9 Things You Need To Know About Molnupiravir, a New COVID-19 Pill
BY KATHY KATELLA January 5, 2022
[Originally published: Oct. 11, 2021. Updated: Jan. 5, 2022.]
Note: Since this story about Merck’s molnupiravir was originally published, the Food and Drug Administration has provided emergency use authorizations for pills from both Merck and Pfizer. Scientists continue to study the real-world effectiveness of both. Because information about COVID-19 changes rapidly, we encourage you to visit the websites of the Centers for Disease Control & Prevention (CDC), World Health Organization (WHO), and your state and local government for the latest information.
Over the past year, discussions—sometimes heated ones—about ending the COVID-19 pandemic have largely focused on the availability, effectiveness, and safety of vaccines. But in December 2021, the Food and Drug Administration (FDA) issued emergency use authorizations (EUAs) for two pills that patients can take at home in the days after COVID-19 symptoms arise to prevent severe disease and avoid going to the hospital.
Merck applied for authorization first, in October, for a pill called molnupiravir, and many hailed the new drug as a potential game-changer. Pfizer submitted its application in November for a medication called Paxlovid.
“It certainly has the potential to be a really important advance,” said Albert Shaw, MD, PhD, a Yale Medicine infectious diseases specialist, when the Merck application was submitted. “Other COVID-19 treatments, such as remdesivir or monoclonal antibodies against the SARS-CoV-2 virus causing COVID-19, are given intravenously. This is a pill your physician could write a prescription for, that you could pick up in a drugstore.”
An early report showed the Merck drug cut the risk of hospitalization and death to 50% in patients who had mild-to-moderate disease, but a final analysis of the trial reported on in November, before the FDA authorization, showed a reduction in that benefit to 30%. Meanwhile Pfizer reported that its pill (combined with a low dose of ritonavir, an HIV drug) showed 89% efficacy in preventing hospitalization and death in the high-risk patients it studied.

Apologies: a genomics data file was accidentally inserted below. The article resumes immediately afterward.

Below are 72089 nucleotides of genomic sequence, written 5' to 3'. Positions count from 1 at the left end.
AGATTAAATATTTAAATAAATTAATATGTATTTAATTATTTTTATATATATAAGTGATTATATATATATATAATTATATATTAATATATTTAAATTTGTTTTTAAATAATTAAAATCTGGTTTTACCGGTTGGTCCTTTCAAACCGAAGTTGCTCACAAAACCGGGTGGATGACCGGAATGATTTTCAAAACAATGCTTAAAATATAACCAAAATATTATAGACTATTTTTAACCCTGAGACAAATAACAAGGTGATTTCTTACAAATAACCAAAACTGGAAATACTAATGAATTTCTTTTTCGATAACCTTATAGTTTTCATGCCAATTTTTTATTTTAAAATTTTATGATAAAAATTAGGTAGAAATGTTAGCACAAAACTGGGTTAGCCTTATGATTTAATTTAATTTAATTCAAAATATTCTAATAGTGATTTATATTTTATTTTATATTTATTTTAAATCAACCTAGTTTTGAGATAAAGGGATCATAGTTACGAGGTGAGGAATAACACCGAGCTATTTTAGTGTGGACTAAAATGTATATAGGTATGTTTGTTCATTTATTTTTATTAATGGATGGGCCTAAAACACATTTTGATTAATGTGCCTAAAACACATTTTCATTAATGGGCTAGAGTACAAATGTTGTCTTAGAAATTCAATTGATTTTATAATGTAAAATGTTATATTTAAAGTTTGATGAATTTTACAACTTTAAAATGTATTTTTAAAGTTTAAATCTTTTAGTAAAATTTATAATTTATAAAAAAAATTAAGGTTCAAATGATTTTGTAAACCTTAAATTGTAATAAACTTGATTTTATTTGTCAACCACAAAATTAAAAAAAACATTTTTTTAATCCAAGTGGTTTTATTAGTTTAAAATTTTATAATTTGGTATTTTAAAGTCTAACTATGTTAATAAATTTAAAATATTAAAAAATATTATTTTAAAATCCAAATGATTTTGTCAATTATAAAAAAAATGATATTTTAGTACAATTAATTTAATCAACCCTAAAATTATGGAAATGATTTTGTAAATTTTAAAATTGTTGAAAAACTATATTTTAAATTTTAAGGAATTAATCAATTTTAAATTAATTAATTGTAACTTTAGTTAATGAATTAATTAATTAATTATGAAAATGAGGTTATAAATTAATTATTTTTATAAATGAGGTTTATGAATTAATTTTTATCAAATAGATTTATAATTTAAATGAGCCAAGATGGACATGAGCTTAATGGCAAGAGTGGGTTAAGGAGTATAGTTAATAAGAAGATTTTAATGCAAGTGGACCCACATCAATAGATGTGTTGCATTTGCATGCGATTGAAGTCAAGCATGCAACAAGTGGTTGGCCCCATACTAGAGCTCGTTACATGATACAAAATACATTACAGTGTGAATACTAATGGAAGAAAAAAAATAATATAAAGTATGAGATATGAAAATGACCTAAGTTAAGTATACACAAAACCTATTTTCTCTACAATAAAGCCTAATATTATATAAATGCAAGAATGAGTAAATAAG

We asked Dr. Shaw and other infectious disease experts to answer commonly asked questions about Merck’s new COVID pill.
1. How does Merck’s COVID-19 pill (molnupiravir) work?
It’s important to note that the pill is meant to be taken after you’ve experienced COVID-19 symptoms. In the clinical trial, molnupiravir was given to study participants in four capsules twice a day for five days—starting within five days after patients experienced the first symptoms of COVID-19.
When the drug enters your bloodstream, it blocks the ability of the SARS-CoV-2 virus to replicate, Dr. Shaw explains.
The coronavirus uses RNA as its genetic material. The structure of molnupiravir resembles the nucleosides (or chemical building blocks) used to make the virus’s RNA. The drug works by incorporating itself into the RNA as it’s being synthesized.
“This results in many mutations, or changes in the RNA genetic code, introduced into the viral RNA,” says Dr. Shaw. “And when this RNA is translated into viral proteins, these proteins contain too many mutations for the virus to function.”
2. Does molnupiravir have any side effects?
Based on the final analysis of Merck's clinical trial, the drug appears to have a clean safety profile, meaning there were no serious side effects in trial volunteers.
Possible side effects of molnupiravir include diarrhea, dizziness, and nausea.
3. Is molnupiravir similar to Tamiflu?
Yes, this new pill is similar—in function, ease of use, and availability—to Tamiflu, the antiviral medication that is used to prevent serious symptoms of flu. There is a key difference, though, says Dr. Shaw. “Tamiflu works through a different mechanism—by interfering with the entry of influenza virus into cells—instead of targeting the reproduction of viral RNA,” he says.